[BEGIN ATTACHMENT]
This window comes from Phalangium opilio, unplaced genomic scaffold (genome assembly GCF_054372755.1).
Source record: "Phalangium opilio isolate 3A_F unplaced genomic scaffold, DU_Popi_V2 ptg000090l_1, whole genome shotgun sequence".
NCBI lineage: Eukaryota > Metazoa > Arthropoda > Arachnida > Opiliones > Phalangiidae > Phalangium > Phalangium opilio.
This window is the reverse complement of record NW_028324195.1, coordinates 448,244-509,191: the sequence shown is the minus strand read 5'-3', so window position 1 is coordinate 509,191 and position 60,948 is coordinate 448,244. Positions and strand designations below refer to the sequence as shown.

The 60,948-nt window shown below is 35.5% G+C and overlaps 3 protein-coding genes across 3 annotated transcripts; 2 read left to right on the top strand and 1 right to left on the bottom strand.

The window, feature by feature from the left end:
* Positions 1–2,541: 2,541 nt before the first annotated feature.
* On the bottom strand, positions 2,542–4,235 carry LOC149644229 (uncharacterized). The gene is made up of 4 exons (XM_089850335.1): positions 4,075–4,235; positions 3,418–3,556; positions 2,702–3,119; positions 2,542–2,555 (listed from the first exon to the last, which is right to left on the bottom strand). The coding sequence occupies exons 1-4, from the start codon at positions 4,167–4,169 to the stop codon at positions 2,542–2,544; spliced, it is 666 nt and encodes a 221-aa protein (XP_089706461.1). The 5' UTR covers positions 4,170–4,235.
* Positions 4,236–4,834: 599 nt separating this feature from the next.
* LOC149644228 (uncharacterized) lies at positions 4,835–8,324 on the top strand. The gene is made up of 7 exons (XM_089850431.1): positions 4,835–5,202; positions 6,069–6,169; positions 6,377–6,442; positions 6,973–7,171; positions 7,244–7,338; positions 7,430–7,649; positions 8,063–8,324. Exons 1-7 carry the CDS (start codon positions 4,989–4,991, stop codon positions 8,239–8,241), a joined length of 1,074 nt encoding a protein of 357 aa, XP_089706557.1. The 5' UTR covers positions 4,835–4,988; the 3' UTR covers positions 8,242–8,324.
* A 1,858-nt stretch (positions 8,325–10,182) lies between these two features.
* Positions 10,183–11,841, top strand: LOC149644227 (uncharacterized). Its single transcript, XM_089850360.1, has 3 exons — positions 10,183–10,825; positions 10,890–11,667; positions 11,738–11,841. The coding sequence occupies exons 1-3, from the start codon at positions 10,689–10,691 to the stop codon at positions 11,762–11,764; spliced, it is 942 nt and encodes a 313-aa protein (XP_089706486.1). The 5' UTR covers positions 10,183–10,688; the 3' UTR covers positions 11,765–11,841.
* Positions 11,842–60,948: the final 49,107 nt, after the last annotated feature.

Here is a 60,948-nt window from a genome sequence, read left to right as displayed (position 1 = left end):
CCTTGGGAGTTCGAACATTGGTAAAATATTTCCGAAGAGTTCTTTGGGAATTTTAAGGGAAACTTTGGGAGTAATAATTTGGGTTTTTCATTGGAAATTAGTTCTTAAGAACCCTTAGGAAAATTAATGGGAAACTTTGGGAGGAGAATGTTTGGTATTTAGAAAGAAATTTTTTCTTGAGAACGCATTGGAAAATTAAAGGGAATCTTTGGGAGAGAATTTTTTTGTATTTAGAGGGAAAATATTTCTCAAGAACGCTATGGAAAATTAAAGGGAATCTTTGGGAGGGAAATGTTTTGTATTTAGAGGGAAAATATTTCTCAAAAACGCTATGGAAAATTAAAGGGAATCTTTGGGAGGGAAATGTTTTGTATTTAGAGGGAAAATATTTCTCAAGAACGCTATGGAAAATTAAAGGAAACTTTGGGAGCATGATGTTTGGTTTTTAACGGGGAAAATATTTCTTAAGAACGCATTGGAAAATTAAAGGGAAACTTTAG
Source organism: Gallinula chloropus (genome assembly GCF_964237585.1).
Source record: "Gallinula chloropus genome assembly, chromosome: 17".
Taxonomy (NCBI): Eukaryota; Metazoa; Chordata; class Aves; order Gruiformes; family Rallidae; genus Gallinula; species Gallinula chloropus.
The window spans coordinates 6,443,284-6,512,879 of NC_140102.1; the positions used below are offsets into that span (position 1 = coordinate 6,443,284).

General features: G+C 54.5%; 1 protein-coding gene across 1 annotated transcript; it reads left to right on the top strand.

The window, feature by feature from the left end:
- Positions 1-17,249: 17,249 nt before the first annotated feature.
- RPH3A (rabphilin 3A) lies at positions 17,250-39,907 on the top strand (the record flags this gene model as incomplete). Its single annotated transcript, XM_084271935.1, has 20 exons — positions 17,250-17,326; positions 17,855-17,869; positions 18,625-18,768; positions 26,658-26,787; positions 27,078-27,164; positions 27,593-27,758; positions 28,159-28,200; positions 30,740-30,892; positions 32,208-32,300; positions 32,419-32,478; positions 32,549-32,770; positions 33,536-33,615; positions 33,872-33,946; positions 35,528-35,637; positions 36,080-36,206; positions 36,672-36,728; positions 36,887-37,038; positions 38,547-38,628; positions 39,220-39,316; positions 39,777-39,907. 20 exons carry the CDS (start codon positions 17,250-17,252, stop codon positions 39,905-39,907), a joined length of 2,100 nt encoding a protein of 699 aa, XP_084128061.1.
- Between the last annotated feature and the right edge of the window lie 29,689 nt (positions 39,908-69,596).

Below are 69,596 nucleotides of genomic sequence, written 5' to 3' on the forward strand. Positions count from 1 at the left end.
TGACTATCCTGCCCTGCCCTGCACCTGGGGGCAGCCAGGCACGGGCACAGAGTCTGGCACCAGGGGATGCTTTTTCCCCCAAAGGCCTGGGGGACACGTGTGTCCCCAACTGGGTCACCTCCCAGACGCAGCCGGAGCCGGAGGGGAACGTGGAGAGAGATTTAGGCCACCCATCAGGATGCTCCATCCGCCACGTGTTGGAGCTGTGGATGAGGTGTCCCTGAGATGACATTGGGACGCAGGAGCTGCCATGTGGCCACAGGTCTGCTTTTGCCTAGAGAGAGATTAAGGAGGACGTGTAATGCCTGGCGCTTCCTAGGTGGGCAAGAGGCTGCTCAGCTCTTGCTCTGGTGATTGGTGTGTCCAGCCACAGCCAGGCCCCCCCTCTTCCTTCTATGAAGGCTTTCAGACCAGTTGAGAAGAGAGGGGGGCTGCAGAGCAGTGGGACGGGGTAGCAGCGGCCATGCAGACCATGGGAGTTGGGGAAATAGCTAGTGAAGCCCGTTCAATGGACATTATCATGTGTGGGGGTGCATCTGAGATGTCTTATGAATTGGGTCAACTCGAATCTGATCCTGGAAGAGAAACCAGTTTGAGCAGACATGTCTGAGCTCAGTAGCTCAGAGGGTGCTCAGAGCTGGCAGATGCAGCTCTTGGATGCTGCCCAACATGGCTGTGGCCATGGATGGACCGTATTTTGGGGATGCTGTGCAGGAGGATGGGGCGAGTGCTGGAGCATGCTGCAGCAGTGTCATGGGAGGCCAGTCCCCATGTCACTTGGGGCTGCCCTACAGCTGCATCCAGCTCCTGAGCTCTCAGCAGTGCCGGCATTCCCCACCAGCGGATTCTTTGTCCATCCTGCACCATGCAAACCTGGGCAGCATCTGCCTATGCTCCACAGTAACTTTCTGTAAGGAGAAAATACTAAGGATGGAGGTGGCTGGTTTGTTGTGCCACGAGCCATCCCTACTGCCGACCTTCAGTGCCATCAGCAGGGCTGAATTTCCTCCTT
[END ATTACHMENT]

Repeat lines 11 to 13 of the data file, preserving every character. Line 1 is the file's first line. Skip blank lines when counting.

* A 1,858-nt stretch (positions 8,325–10,182) lies between these two features.
* Positions 10,183–11,841, top strand: LOC149644227 (uncharacterized). Its single transcript, XM_089850360.1, has 3 exons — positions 10,183–10,825; positions 10,890–11,667; positions 11,738–11,841. The coding sequence occupies exons 1-3, from the start codon at positions 10,689–10,691 to the stop codon at positions 11,762–11,764; spliced, it is 942 nt and encodes a 313-aa protein (XP_089706486.1). The 5' UTR covers positions 10,183–10,688; the 3' UTR covers positions 11,765–11,841.
* Positions 11,842–60,948: the final 49,107 nt, after the last annotated feature.